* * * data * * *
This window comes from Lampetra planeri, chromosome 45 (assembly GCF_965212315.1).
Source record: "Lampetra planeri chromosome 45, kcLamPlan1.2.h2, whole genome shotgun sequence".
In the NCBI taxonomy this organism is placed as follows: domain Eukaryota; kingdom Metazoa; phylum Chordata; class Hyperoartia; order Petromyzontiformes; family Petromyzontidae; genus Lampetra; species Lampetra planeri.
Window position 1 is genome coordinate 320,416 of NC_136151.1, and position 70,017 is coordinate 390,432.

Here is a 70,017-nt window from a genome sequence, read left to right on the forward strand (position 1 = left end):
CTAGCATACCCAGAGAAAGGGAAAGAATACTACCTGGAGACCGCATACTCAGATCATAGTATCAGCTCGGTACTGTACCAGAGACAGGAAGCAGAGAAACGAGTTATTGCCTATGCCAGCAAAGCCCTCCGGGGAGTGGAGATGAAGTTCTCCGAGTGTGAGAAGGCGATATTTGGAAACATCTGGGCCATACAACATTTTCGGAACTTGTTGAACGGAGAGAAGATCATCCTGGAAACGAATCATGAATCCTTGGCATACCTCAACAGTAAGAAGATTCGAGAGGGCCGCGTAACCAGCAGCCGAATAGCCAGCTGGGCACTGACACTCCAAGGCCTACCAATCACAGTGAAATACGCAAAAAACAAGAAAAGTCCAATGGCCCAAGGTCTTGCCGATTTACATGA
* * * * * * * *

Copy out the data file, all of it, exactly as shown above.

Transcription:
This window comes from Lampetra planeri, chromosome 45 (assembly GCF_965212315.1).
Source record: "Lampetra planeri chromosome 45, kcLamPlan1.2.h2, whole genome shotgun sequence".
In the NCBI taxonomy this organism is placed as follows: domain Eukaryota; kingdom Metazoa; phylum Chordata; class Hyperoartia; order Petromyzontiformes; family Petromyzontidae; genus Lampetra; species Lampetra planeri.
Window position 1 is genome coordinate 320,416 of NC_136151.1, and position 70,017 is coordinate 390,432.

Here is a 70,017-nt window from a genome sequence, read left to right on the forward strand (position 1 = left end):
CTAGCATACCCAGAGAAAGGGAAAGAATACTACCTGGAGACCGCATACTCAGATCATAGTATCAGCTCGGTACTGTACCAGAGACAGGAAGCAGAGAAACGAGTTATTGCCTATGCCAGCAAAGCCCTCCGGGGAGTGGAGATGAAGTTCTCCGAGTGTGAGAAGGCGATATTTGGAAACATCTGGGCCATACAACATTTTCGGAACTTGTTGAACGGAGAGAAGATCATCCTGGAAACGAATCATGAATCCTTGGCATACCTCAACAGTAAGAAGATTCGAGAGGGCCGCGTAACCAGCAGCCGAATAGCCAGCTGGGCACTGACACTCCAAGGCCTACCAATCACAGTGAAATACGCAAAAAACAAGAAAAGTCCAATGGCCCAAGGTCTTGCCGATTTACATGA